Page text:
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College Awards Top Student Honors

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May 17, 2014
Jeffery Sullivan goes out on top with First Honors and George Washington Medal; others recognized for accomplishments and service.

CHESTERTOWN, MD—Jeffery Dale Sullivan could never be accused of being a slacker. At Washington College’s 2014 Commencement on May 17, the Environmental Studies major from Harrington, Del., graduated summa cum laude with First Honors as the graduating senior with the highest cumulative grade-point average. Sullivan, who also made time his senior year to serve as president of the Student Government Association, also took home the Environmental Studies Award, the W. Dennis Berry ’87 Leadership Award, and the prestigious George Washington Medal, awarded to the senior who shows “the greatest promise of understanding and realizing in life and work the ideals of a liberal education.” 

Sullivan took full advantage of the College’s offerings during his four years, arriving as a Presidential Fellow, being elected into the Cater Society, participating in the holistic Chesapeake Semester, studying songbirds and bird migration at the College’s Chester River Field Research Center at Chino Farms, and working in the Geographic Information Systems (GIS) lab. He also joined the Student Environmental Alliance on campus and helped start a Bike Share program. He was awarded a national Udall Foundation Scholarship in 2011 for his “demonstrated commitment to careers related to the environment,” and was elected into Phi Beta Kappa this past semester. 

As is the tradition, General Washington himself (portrayed by actor Dean Malissa) strode up to the commencement stage to congratulate Sullivan on winning his namesake Medal. He then took the opportunity to offer some remarks on good citizenship and the importance of actions over words, or, as his colleague Benjamin Franklin put it, “Well done is better than well said.”  

Other important awards bestowed during Commencement included five that, like the Washington Medal, are voted on and conferred by the entire faculty.  “These awards have special significance as the graduates receiving them have made a tremendous impact in campus life,” said Dean Emily Chamlee-Wright. “Their names will be added to plaques in William Smith Hall, permanent reminders of their importance to Washington College.”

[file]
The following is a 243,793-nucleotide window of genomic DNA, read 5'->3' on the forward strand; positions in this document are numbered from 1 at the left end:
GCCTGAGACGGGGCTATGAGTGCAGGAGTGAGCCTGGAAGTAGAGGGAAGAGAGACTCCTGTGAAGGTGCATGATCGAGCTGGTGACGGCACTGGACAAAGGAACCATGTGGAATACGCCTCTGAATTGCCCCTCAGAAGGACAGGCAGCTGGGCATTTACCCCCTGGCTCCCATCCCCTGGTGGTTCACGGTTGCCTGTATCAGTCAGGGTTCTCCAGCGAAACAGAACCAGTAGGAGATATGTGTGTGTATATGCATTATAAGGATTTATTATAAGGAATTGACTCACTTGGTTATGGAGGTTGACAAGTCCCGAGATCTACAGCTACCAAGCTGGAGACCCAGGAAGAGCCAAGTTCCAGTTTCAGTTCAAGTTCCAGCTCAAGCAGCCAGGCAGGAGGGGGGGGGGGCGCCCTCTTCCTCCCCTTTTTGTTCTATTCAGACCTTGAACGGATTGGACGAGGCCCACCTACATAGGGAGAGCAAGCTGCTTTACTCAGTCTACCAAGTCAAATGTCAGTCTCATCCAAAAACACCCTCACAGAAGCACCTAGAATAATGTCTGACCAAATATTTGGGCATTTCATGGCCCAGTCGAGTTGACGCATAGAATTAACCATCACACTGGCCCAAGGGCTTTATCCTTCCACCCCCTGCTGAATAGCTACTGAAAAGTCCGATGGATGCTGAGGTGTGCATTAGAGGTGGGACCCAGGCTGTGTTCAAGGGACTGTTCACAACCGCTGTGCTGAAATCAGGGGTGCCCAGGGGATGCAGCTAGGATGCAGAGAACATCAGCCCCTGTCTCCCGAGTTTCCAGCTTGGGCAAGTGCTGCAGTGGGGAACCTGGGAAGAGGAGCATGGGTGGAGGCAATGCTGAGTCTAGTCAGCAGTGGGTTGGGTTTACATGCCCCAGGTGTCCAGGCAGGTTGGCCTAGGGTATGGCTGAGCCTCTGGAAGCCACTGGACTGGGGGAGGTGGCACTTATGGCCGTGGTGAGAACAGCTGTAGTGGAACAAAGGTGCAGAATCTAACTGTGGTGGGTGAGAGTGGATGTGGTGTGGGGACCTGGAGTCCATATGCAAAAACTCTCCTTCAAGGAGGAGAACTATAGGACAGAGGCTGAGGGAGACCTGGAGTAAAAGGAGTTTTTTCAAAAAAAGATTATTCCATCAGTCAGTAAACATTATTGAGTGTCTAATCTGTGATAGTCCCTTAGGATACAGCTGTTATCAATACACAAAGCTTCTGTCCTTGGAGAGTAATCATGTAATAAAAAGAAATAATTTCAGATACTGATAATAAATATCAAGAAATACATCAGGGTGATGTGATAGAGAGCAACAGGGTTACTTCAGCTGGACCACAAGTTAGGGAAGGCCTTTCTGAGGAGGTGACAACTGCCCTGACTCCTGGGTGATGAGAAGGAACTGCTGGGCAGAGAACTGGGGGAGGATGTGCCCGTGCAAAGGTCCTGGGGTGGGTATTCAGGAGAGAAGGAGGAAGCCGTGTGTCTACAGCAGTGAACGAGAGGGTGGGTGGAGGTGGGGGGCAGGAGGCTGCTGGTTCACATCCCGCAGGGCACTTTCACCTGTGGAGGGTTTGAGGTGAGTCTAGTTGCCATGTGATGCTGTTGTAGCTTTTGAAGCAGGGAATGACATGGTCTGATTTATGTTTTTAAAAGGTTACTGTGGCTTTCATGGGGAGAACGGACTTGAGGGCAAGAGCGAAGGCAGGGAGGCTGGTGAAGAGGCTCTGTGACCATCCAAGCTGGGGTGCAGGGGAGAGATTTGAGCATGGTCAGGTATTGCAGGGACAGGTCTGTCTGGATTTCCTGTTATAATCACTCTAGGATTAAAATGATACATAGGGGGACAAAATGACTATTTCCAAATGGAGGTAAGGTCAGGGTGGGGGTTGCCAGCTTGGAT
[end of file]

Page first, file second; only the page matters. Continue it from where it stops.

The Louis L. Goldstein ’35 Award, presented to a graduating senior who, in the opinion of the faculty, has demonstrated unusual interest, enthusiasm and potential in the field of public affairs, went to Hilary Shea Badger.    

Eugene B. Casey Medal, presented to a senior woman voted by the faculty to be outstanding in the qualities of scholarship, character, leadership and campus citizenship was shared by Charllotte Angel Costa,and Daina Elise Raiffe.   

Henry W.C. Catlin 1894 Medal, presentedto a senior man voted by the faculty to be outstanding in the qualities of scholarship, character, leadership and campus citizenship, went to Anthony A. Cairo, III

Clark-Porter Medal, presented in memory of Harry B. Porter, Class of 1905, tothe student whose character and personal integrity, in the opinion of the faculty, have most clearly enhanced the quality of campus life, was awarded to Emily Elizabeth Hall.

 

Other top accolades awarded from the Commencement stage were as follows: 

The Alumni Association’s Distinguished Teaching Award, decided annually throughextensive consultation with students and faculty, was presented to Associate Professor of Anthropology William Schindler. 

The Jane Huston Goodfellow Memorial Prize,presented to the graduating senior majoring in science who has an abiding appreciation of the arts and humanities and has shown scholastic excellence, was shared by Christopher O. Miller and Kim-Vi Silken Sweetman.            

The Gold Pentagon Award, which recognizes a senior and an alumnus, faculty or friend of the college, selected by Omicron Delta Kappa Society, for meritorious service to Washington College, was awarded to senior Brittany A. Weaver, and Professor of Philosophy Kevin Brien.  

The Sophie Kerr Prizefor literary promisewas awarded to Alexander Curren Stinton.

The other finalists for the Sophie Kerr Prize also were recognized:  Grace Ann Arenas, Peter Fortenbaugh, Kimberly Ann Uslin, and Courtney Kay Wicker.

 

For a photo gallery showing the winners of the academic and service awards that were presented at the Senior Luncheon on May 16, click here.

 


Last modified on Jun. 4th at 11:31am by CRM Lindsay Bergman.